- Date de publication : 1993-12-20
Sériès F, Marc I. Effects of continuous negative airway pressure-related lung deflation on upper airway collapsibility. J. Appl. Physiol. 1993;75:1222-5. PubMed PMID: 8226533.
adult airway obstruction differential threshold female humans inspiratory capacity lung male masks nose pressure pulmonary ventilation regression analysis ventilators, negative-pressure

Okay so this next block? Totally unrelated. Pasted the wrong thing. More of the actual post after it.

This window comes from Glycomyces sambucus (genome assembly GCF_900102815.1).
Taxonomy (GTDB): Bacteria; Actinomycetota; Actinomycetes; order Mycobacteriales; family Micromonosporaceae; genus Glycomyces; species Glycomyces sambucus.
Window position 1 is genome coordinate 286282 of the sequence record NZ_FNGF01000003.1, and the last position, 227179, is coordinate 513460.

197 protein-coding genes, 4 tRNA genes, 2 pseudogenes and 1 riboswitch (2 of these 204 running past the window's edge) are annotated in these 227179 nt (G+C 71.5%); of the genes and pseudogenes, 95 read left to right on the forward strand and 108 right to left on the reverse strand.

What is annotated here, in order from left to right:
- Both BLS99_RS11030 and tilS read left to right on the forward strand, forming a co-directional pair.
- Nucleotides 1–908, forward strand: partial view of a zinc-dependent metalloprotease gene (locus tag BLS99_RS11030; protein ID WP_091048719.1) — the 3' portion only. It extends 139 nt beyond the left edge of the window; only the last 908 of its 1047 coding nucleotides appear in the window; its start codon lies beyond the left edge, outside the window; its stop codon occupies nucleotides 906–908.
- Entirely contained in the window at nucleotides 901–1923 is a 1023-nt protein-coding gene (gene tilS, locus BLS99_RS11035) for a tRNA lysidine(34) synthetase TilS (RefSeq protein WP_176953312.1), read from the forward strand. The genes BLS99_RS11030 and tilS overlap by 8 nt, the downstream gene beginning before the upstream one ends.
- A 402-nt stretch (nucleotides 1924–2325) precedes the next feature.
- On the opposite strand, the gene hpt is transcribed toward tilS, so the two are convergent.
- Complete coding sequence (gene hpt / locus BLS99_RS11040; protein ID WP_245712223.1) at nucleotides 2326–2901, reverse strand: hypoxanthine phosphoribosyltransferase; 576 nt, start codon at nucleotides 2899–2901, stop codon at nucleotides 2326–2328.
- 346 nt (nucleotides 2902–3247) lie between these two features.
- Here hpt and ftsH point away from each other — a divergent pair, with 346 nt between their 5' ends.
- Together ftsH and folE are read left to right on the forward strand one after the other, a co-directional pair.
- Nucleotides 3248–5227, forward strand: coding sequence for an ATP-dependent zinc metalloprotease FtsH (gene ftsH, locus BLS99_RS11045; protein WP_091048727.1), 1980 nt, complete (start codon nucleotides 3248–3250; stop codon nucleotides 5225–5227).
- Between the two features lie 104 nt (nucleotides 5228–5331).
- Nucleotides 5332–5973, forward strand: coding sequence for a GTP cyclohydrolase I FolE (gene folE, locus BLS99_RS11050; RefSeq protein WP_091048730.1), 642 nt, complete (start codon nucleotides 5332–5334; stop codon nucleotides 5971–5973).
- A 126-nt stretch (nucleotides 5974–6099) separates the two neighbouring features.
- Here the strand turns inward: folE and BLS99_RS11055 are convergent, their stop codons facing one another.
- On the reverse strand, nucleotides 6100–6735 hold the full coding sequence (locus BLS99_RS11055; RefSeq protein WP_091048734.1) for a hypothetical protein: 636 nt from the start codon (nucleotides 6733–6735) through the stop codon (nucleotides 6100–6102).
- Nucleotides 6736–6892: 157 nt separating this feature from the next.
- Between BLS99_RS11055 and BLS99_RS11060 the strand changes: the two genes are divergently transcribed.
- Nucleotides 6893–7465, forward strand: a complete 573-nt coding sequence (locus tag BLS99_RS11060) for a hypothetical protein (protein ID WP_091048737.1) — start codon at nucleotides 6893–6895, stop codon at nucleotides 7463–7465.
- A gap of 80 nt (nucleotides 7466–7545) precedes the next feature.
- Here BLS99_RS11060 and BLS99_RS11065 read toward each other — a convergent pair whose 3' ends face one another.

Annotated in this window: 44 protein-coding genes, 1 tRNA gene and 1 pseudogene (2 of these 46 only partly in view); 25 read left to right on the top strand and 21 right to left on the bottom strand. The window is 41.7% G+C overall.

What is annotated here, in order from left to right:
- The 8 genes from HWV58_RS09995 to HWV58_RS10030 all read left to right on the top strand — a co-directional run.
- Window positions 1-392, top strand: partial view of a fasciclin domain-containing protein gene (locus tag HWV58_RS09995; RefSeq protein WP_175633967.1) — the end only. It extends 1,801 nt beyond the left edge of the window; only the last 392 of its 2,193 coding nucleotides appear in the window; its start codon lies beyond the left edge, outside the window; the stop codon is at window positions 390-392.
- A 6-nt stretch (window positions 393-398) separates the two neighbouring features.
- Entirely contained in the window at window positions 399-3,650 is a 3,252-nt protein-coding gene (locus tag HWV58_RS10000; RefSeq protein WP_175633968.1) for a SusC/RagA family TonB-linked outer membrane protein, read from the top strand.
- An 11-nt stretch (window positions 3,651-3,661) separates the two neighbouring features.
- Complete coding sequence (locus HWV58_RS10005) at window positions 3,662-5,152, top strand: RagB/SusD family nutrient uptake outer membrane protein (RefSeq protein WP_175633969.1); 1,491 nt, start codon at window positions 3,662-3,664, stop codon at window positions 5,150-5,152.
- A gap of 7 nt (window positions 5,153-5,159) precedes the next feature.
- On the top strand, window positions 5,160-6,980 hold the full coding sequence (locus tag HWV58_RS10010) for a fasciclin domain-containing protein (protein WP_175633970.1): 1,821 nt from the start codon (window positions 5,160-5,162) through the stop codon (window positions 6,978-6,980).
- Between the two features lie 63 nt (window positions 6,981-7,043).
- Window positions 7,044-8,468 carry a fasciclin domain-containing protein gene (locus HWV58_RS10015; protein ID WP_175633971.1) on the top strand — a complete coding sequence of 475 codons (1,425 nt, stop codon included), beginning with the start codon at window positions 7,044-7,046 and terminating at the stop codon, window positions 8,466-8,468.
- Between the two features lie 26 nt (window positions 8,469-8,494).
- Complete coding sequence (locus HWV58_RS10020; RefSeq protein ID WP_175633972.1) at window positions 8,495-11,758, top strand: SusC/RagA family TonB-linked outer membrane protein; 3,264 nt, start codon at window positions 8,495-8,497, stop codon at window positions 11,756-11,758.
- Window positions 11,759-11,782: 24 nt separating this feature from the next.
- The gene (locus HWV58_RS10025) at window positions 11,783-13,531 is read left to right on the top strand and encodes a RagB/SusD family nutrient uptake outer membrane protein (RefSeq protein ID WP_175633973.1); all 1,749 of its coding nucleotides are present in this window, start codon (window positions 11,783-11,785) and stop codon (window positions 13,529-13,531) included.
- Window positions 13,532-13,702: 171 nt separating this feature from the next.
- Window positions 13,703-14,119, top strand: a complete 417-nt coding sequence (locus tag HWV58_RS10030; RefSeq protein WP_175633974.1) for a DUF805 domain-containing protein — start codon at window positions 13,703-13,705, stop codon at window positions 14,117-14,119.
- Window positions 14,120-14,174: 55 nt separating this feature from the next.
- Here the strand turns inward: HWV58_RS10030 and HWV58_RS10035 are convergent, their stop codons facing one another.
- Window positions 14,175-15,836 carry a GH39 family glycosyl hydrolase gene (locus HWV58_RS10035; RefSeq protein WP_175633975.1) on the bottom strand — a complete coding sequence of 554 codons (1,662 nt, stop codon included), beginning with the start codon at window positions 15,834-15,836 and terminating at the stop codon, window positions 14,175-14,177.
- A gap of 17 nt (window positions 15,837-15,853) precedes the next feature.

Continuous negative airway pressure (CNAP) causes a decrease in lung volume, which is known to increase upper airway resistance by itself. We studied how this lung volume change could modify upper airway collapsibility with five normal awake subjects. In a first trial, pressure in a nasal mask (Pm) was progressively decreased in 3- to 5-cmH2O steps (CNAP). In a second trial, changes in lung volumes resulting from CNAP were prevented by applying simultaneously an equivalent level of negative extrathoracic pressure into a poncho-type respirator [isovolumetric CNAP (CNAPisovol)]. For each trial, we examined the relationship between the maximal inspiratory airflow of each flow-limited inspiratory cycle and the corresponding Pm by least-squares linear regression analysis and determined the critical pressure. We also determined the Pm threshold corresponding to the first Pm value below which flow limitation occurred. Flow limitation was observed in each subject with CNAP but in only two subjects with CNAPisovol. In these two subjects, the Pm threshold values were -20 and -9 cmH2O with CNAP and -39 and -16 cmH2O with CNAPisovol, respectively. Critical pressures for the same two subjects were -161 and -96 cmH2O with CNAP and -202 and -197 cmH2O with CNAPisovol, respectively. We conclude that CNAP-induced decreases in lung volume increase upper airway collapsibility.